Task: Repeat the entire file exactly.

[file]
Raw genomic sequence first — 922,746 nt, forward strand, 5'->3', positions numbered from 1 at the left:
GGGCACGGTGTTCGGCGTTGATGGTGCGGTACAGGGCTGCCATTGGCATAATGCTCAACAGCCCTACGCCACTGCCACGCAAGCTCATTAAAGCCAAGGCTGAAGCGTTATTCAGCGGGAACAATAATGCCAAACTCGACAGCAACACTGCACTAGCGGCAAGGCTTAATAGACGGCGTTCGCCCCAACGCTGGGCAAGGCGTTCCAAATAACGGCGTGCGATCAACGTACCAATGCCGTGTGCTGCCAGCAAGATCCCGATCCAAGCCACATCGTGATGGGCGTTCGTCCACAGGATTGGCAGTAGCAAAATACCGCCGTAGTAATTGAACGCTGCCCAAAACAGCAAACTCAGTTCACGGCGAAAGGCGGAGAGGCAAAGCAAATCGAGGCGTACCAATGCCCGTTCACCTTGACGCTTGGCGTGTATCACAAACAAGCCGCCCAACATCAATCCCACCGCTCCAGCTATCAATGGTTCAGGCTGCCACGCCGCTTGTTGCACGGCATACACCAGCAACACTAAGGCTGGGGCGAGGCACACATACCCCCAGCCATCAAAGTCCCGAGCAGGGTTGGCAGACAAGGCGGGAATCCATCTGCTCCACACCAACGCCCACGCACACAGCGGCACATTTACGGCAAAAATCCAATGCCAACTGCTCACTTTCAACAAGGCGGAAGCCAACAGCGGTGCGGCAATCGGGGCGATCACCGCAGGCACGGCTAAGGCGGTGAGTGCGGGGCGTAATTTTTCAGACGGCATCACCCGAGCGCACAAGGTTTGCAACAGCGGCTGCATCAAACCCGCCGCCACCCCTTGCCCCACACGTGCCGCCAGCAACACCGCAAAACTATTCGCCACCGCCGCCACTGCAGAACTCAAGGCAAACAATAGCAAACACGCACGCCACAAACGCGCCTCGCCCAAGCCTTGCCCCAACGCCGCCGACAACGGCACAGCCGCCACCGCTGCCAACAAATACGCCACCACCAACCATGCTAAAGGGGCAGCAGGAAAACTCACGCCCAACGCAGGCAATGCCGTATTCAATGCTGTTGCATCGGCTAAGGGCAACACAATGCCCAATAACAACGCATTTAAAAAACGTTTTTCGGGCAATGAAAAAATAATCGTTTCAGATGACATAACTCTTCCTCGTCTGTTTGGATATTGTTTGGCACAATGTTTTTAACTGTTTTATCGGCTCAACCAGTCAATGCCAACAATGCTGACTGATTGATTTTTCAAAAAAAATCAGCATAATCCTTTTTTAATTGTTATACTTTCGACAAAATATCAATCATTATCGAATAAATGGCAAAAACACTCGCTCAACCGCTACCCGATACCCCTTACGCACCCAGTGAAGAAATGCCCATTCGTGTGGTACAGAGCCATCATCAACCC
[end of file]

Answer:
Raw genomic sequence first — 922,746 nt, forward strand, 5'->3', positions numbered from 1 at the left:
GGGCACGGTGTTCGGCGTTGATGGTGCGGTACAGGGCTGCCATTGGCATAATGCTCAACAGCCCTACGCCACTGCCACGCAAGCTCATTAAAGCCAAGGCTGAAGCGTTATTCAGCGGGAACAATAATGCCAAACTCGACAGCAACACTGCACTAGCGGCAAGGCTTAATAGACGGCGTTCGCCCCAACGCTGGGCAAGGCGTTCCAAATAACGGCGTGCGATCAACGTACCAATGCCGTGTGCTGCCAGCAAGATCCCGATCCAAGCCACATCGTGATGGGCGTTCGTCCACAGGATTGGCAGTAGCAAAATACCGCCGTAGTAATTGAACGCTGCCCAAAACAGCAAACTCAGTTCACGGCGAAAGGCGGAGAGGCAAAGCAAATCGAGGCGTACCAATGCCCGTTCACCTTGACGCTTGGCGTGTATCACAAACAAGCCGCCCAACATCAATCCCACCGCTCCAGCTATCAATGGTTCAGGCTGCCACGCCGCTTGTTGCACGGCATACACCAGCAACACTAAGGCTGGGGCGAGGCACACATACCCCCAGCCATCAAAGTCCCGAGCAGGGTTGGCAGACAAGGCGGGAATCCATCTGCTCCACACCAACGCCCACGCACACAGCGGCACATTTACGGCAAAAATCCAATGCCAACTGCTCACTTTCAACAAGGCGGAAGCCAACAGCGGTGCGGCAATCGGGGCGATCACCGCAGGCACGGCTAAGGCGGTGAGTGCGGGGCGTAATTTTTCAGACGGCATCACCCGAGCGCACAAGGTTTGCAACAGCGGCTGCATCAAACCCGCCGCCACCCCTTGCCCCACACGTGCCGCCAGCAACACCGCAAAACTATTCGCCACCGCCGCCACTGCAGAACTCAAGGCAAACAATAGCAAACACGCACGCCACAAACGCGCCTCGCCCAAGCCTTGCCCCAACGCCGCCGACAACGGCACAGCCGCCACCGCTGCCAACAAATACGCCACCACCAACCATGCTAAAGGGGCAGCAGGAAAACTCACGCCCAACGCAGGCAATGCCGTATTCAATGCTGTTGCATCGGCTAAGGGCAACACAATGCCCAATAACAACGCATTTAAAAAACGTTTTTCGGGCAATGAAAAAATAATCGTTTCAGATGACATAACTCTTCCTCGTCTGTTTGGATATTGTTTGGCACAATGTTTTTAACTGTTTTATCGGCTCAACCAGTCAATGCCAACAATGCTGACTGATTGATTTTTCAAAAAAAATCAGCATAATCCTTTTTTAATTGTTATACTTTCGACAAAATATCAATCATTATCGAATAAATGGCAAAAACACTCGCTCAACCGCTACCCGATACCCCTTACGCACCCAGTGAAGAAATGCCCATTCGTGTGGTACAGAGCCATCATCAACCC